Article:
He was reminded by someone who was of the opinion that since for 40 years priests have been making it up and who wondered what will be done to stop that. Fr. Erickson ruefully admitted that it will be a difficult task. There are many theologians and other "experts" saying that it is a bad translation

A follow up questioner wondered what was so difficult about asking priests to read something in English. They don't need to memorize it. It will be right there in front of them.

The question will probably come up again this coming Friday. I'm not confident that extemporizing priests will disappear after the First Sunday of Advent this November.

I like the EF Mass in Latin, sometimes. I'd prefer it better if the there were two readings (OT and NT) and all of them were in English.

Maybe my fave is to have the Mass in English with the congregation saying the Confiteor, Gloria, Sanctus, Memorial Acclamation, Pater Noster and Agnus Dei in Latin.

But one of Latin's most important advantage is that since very few priests in the old days could do more than read it, they weren't able to extemporize. They had to follow the Roman Missal.

February 16, 2011 8:14 PM  
Anonymous Stephen said...

Your post underlines the tensions in our Church between the "progressive" elements and those who are faithful to the traditions that have held us together for the past 2,000 years.

I digress from this universal thought to a concrete example I observed in the latest issue of the St. Thomas University Magazine that leaves me seeing red. In the issue is a list for students to contemplate - "21 things to do before you graduate". It starts out at #1 with having a sandwich at the Binz Refectory. At #18, just before "Kissing a fellow Tommie under the Arches, comes the suggestion to grow in faith by "Attending a religious event", urging students to "(Explore) the different faiths and beliefs that come together on campus (which) can help you to determine where you came from, who you are, and what you want to be."

Yikes! Thomas Acquinas and Archbishop Ireland are certainly rolling over in their graves.

I would like to ask the magazine editor if it would be advisable to attend more than one religious event, and if it might be more weighted if the event was a Mass or a memorial service or a prayer vigil for peace in front of a grove of trees.

I am sure that the article and the suggestion was put forward with good intentions, but it is loaded with relativism and a lack of reverence and respect for the uniquely graced character of the Roman Catholic faith and it's role in university life and in the salvation of the world.

As an alumnus I mourn the loss of reverence and understanding of the Faith, as promoted in the media image of STU. I know some students there and I think that they too are disappointed with the "progressive" administration positions which seem to promote the spineless wish that "we would all just get along". I just can't find the scriptural reference for that.


Forgive the rant, but I am curious if anyone else out there has a viewpoint to share on this.

February 16, 2011 9:08 PM  
Blogger Angela Messenger said...

Ray wrote: But one of Latin's most important advantage is that since very few priests in the old days could do more than read it, they weren't able to extemporize. They had to follow the Roman Missal.

That's it in a nutshell! I always wondered about that. Also there seemed to be respect for authority in those days. The parishioners may not have been theologians back in the day but at least Mass was Mass was Mass wherever you went.

February 16, 2011 9:38 PM  
Blogger Cathy_of_Alex said...

Susan: Good news!
Nan: Oh, yes, Fr Erickson is well aware of what goes on and is very knowledgeable.
Ray: I wonder if that retreat is mandatory. I also wonder if some priests will read past the cover-wait, I'm supposed to OPEN this? Yes, my hair is high maintenance. I have trouble getting a veil over it!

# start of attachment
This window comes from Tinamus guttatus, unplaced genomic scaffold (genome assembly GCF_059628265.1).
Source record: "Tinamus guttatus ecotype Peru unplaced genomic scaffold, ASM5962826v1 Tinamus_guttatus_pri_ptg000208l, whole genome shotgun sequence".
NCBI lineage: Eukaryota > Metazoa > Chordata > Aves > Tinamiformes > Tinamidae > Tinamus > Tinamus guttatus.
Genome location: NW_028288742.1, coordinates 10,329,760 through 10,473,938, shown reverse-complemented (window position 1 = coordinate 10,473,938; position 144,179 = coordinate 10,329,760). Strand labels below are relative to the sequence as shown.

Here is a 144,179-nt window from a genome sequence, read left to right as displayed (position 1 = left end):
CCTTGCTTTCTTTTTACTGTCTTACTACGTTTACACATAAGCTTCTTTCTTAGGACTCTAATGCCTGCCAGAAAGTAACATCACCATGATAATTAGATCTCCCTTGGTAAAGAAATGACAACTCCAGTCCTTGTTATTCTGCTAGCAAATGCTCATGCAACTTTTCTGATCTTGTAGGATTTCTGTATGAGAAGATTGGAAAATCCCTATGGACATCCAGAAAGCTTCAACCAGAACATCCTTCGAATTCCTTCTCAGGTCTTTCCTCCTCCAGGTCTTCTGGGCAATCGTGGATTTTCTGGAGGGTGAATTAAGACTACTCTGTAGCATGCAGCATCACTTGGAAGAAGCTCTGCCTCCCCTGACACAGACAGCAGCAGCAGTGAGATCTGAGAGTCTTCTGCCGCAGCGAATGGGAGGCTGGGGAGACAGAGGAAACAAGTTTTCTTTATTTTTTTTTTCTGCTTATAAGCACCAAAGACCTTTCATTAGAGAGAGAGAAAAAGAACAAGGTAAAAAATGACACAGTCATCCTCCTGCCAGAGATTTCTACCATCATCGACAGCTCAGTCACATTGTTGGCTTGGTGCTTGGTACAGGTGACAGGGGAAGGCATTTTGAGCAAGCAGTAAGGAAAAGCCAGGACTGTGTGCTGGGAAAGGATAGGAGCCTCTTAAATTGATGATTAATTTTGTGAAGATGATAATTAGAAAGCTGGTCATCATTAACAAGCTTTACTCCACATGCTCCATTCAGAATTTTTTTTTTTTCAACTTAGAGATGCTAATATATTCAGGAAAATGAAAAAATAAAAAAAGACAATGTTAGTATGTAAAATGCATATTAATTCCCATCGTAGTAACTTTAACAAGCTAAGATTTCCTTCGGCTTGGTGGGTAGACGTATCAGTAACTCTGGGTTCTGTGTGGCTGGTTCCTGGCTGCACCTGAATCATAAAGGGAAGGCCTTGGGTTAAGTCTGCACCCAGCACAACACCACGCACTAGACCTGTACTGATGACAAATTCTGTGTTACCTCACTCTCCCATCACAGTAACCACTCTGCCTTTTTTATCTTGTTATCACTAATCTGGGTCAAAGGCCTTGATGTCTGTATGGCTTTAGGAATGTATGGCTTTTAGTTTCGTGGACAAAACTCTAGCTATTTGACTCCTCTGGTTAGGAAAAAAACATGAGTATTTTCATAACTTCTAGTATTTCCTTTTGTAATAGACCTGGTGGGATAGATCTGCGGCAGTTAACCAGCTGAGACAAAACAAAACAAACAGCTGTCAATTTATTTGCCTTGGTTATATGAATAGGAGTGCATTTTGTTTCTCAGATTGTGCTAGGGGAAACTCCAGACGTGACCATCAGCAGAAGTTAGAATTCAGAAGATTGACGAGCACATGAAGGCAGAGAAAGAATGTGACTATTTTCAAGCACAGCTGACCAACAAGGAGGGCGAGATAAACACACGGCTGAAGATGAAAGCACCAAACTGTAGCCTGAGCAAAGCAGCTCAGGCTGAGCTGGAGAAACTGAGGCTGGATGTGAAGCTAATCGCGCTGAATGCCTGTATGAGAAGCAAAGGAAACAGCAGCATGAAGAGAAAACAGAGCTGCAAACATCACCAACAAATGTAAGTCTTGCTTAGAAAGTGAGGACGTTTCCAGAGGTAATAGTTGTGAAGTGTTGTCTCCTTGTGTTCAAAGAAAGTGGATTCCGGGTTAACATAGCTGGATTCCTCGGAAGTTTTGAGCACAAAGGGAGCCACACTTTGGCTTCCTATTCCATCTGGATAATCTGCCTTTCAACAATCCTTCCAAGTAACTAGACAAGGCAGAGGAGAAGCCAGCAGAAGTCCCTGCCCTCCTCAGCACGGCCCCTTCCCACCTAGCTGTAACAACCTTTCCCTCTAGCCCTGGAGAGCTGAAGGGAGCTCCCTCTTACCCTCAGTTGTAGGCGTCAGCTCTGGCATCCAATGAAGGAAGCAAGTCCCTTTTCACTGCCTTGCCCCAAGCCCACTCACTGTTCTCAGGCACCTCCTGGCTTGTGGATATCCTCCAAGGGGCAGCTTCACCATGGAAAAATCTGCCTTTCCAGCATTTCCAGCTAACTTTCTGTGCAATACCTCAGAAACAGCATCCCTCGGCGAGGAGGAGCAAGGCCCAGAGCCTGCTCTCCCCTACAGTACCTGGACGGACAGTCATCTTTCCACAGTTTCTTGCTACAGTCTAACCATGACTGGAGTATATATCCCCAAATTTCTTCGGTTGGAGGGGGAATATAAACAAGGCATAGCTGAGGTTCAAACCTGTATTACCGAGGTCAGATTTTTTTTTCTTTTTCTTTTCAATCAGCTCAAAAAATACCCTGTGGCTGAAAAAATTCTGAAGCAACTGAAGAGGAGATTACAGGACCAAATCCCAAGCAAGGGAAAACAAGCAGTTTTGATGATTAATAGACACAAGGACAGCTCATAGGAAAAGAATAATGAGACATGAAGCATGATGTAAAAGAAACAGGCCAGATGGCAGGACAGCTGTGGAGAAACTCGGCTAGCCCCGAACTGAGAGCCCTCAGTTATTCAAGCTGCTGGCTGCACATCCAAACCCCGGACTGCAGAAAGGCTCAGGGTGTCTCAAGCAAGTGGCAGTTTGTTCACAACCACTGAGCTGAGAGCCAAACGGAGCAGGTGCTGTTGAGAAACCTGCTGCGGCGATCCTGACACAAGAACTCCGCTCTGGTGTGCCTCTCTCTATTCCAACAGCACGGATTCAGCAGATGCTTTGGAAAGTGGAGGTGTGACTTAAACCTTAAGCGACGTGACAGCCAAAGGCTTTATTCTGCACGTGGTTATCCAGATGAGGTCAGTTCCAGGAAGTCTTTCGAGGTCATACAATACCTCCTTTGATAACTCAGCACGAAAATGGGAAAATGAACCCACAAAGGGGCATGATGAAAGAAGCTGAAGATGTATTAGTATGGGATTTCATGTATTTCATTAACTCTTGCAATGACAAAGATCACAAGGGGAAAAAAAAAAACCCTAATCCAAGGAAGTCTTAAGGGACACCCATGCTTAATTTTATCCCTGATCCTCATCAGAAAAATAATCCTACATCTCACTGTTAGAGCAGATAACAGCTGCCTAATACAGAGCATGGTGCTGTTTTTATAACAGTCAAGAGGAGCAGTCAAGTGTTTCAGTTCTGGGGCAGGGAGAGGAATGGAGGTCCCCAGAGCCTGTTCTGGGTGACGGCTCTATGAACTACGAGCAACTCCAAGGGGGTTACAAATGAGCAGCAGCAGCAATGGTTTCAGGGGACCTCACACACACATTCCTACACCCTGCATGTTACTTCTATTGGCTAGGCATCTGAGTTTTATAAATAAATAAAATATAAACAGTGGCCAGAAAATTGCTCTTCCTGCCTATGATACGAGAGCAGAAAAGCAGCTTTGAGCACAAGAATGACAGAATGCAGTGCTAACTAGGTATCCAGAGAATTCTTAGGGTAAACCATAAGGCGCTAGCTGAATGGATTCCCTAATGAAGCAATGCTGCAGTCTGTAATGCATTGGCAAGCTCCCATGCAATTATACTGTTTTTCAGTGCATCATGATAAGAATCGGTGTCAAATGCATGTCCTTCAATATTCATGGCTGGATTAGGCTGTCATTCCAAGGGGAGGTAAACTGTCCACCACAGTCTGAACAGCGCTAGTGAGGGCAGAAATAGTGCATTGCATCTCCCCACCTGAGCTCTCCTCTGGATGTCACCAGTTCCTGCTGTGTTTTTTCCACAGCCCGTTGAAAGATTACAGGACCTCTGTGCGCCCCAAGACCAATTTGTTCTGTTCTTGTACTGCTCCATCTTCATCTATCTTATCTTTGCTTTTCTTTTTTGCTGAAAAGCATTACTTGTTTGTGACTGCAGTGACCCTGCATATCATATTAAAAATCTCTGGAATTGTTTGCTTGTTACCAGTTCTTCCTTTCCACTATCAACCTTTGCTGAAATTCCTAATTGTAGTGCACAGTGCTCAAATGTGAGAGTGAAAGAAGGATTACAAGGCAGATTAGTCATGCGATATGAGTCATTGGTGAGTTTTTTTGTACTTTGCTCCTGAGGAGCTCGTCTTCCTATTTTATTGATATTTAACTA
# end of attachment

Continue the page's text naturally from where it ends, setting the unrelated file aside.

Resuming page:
Angela: I liked Ray's comment too.
Stephen: UST has come a long WAY in the last 20 years but is it yet the strong and unashamed Catholic University that many of us dream it could be? No. When they took Albertus Magnus name off the one building I despaired.

February 17, 2011 12:25 PM  
Blogger Ray from MN said...

RE: "Mandatory" Retreat?

I understand that it gets very good attendance and even the dissidents show up. One of them schmoozes the others as if he thinks our next archbishop (God grant JCN a long life) will be elected by the priests.

I think some real work gets done there.

I imagine the archdiocese picks up the tab. Don't know if it is a cash bar event.

February 17, 2011 6:55 PM  
Blogger Cathy_of_Alex said...

Ray: Bar?! Is it at Fern's? Or somewhere else you can spy on from a big arborvitae?

February 17, 2011 8:11 PM  
Anonymous Stephen said...

Just curious, Cathy. What does STU call Albertus Magnus Hall now?

February 17, 2011 8:16 PM  
Blogger Ray from MN said...

I did a quick search for my disguise case and couldn't find it. Ever since the SoStS pranced off into the distance a few years ago, I hadn't had need of it. I might have to make another kit up.

February 17, 2011 8:56 PM  
Blogger Fr. V said...

"If the point of the session is to talk about ways to subvert and get around the New Missal, get up and yell "to hell with you" and walk out! Ok, don't do that, (but, if you do send me the video!)"

ROFL

Please, if anyone should, share it.

February 19, 2011 7:26 AM  
Blogger Fr. V said...

"If the point of the session is to talk about ways to subvert and get around the New Missal, get up and yell "to hell with you" and walk out! Ok, don't do that, (but, if you do send me the video!)"

ROFL

Please, if anyone should, share it.

February 19, 2011 7:27 AM  
Blogger swissmiss said...

Stephen:
UST renamed Albertus Magnus the John Roach Center.

February 22, 2011 12:23 PM  
Blogger Cathy_of_Alex said...

swissy: I could have fun with that on so many levels...but I'm refraining!

February 23, 2011 7:32 PM  
Blogger swissmiss said...

Cathy, I hear you :)
Part of the reason AB was renamed is because UST built several science buildings on the seminary grounds and no longer needed Albertus Magnus, the old science building, on the main campus. However, none of the new science buildings were named after Albertus Magnus :(

February 24, 2011 9:23 AM